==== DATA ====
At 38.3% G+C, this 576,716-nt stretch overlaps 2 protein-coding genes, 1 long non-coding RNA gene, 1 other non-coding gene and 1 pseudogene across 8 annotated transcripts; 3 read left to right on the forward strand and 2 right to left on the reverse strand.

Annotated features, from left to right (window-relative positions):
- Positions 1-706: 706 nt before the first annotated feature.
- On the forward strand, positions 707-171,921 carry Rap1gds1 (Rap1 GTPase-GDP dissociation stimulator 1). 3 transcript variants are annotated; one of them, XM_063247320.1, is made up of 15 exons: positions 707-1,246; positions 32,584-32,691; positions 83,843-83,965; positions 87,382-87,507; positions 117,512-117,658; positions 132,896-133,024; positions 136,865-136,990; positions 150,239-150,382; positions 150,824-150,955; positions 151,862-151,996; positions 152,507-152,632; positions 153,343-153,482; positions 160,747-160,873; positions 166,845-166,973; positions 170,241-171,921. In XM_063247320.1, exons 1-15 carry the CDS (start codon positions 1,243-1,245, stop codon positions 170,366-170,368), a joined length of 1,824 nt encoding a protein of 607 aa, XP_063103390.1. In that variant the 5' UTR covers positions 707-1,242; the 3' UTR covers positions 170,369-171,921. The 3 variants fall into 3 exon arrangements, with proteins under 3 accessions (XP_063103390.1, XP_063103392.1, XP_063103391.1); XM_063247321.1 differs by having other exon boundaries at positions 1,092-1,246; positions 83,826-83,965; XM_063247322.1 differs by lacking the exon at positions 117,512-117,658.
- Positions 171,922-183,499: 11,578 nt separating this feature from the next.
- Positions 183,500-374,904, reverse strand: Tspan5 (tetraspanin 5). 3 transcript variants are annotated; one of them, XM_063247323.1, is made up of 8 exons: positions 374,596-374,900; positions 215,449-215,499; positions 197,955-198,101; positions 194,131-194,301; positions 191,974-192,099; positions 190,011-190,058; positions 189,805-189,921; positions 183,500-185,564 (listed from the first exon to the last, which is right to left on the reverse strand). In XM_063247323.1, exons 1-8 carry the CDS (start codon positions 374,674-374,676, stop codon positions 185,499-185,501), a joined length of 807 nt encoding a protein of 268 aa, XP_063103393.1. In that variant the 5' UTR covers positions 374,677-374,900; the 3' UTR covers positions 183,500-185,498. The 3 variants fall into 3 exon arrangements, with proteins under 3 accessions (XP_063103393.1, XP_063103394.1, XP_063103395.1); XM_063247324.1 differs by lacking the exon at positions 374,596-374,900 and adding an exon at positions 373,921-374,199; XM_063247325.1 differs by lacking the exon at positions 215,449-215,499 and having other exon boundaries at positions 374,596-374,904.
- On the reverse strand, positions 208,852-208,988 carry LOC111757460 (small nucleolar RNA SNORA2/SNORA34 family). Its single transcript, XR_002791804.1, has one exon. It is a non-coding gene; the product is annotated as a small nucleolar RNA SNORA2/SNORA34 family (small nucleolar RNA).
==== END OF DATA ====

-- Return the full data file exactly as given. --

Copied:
At 38.3% G+C, this 576,716-nt stretch overlaps 2 protein-coding genes, 1 long non-coding RNA gene, 1 other non-coding gene and 1 pseudogene across 8 annotated transcripts; 3 read left to right on the forward strand and 2 right to left on the reverse strand.

Annotated features, from left to right (window-relative positions):
- Positions 1-706: 706 nt before the first annotated feature.
- On the forward strand, positions 707-171,921 carry Rap1gds1 (Rap1 GTPase-GDP dissociation stimulator 1). 3 transcript variants are annotated; one of them, XM_063247320.1, is made up of 15 exons: positions 707-1,246; positions 32,584-32,691; positions 83,843-83,965; positions 87,382-87,507; positions 117,512-117,658; positions 132,896-133,024; positions 136,865-136,990; positions 150,239-150,382; positions 150,824-150,955; positions 151,862-151,996; positions 152,507-152,632; positions 153,343-153,482; positions 160,747-160,873; positions 166,845-166,973; positions 170,241-171,921. In XM_063247320.1, exons 1-15 carry the CDS (start codon positions 1,243-1,245, stop codon positions 170,366-170,368), a joined length of 1,824 nt encoding a protein of 607 aa, XP_063103390.1. In that variant the 5' UTR covers positions 707-1,242; the 3' UTR covers positions 170,369-171,921. The 3 variants fall into 3 exon arrangements, with proteins under 3 accessions (XP_063103390.1, XP_063103392.1, XP_063103391.1); XM_063247321.1 differs by having other exon boundaries at positions 1,092-1,246; positions 83,826-83,965; XM_063247322.1 differs by lacking the exon at positions 117,512-117,658.
- Positions 171,922-183,499: 11,578 nt separating this feature from the next.
- Positions 183,500-374,904, reverse strand: Tspan5 (tetraspanin 5). 3 transcript variants are annotated; one of them, XM_063247323.1, is made up of 8 exons: positions 374,596-374,900; positions 215,449-215,499; positions 197,955-198,101; positions 194,131-194,301; positions 191,974-192,099; positions 190,011-190,058; positions 189,805-189,921; positions 183,500-185,564 (listed from the first exon to the last, which is right to left on the reverse strand). In XM_063247323.1, exons 1-8 carry the CDS (start codon positions 374,674-374,676, stop codon positions 185,499-185,501), a joined length of 807 nt encoding a protein of 268 aa, XP_063103393.1. In that variant the 5' UTR covers positions 374,677-374,900; the 3' UTR covers positions 183,500-185,498. The 3 variants fall into 3 exon arrangements, with proteins under 3 accessions (XP_063103393.1, XP_063103394.1, XP_063103395.1); XM_063247324.1 differs by lacking the exon at positions 374,596-374,900 and adding an exon at positions 373,921-374,199; XM_063247325.1 differs by lacking the exon at positions 215,449-215,499 and having other exon boundaries at positions 374,596-374,904.
- On the reverse strand, positions 208,852-208,988 carry LOC111757460 (small nucleolar RNA SNORA2/SNORA34 family). Its single transcript, XR_002791804.1, has one exon. It is a non-coding gene; the product is annotated as a small nucleolar RNA SNORA2/SNORA34 family (small nucleolar RNA).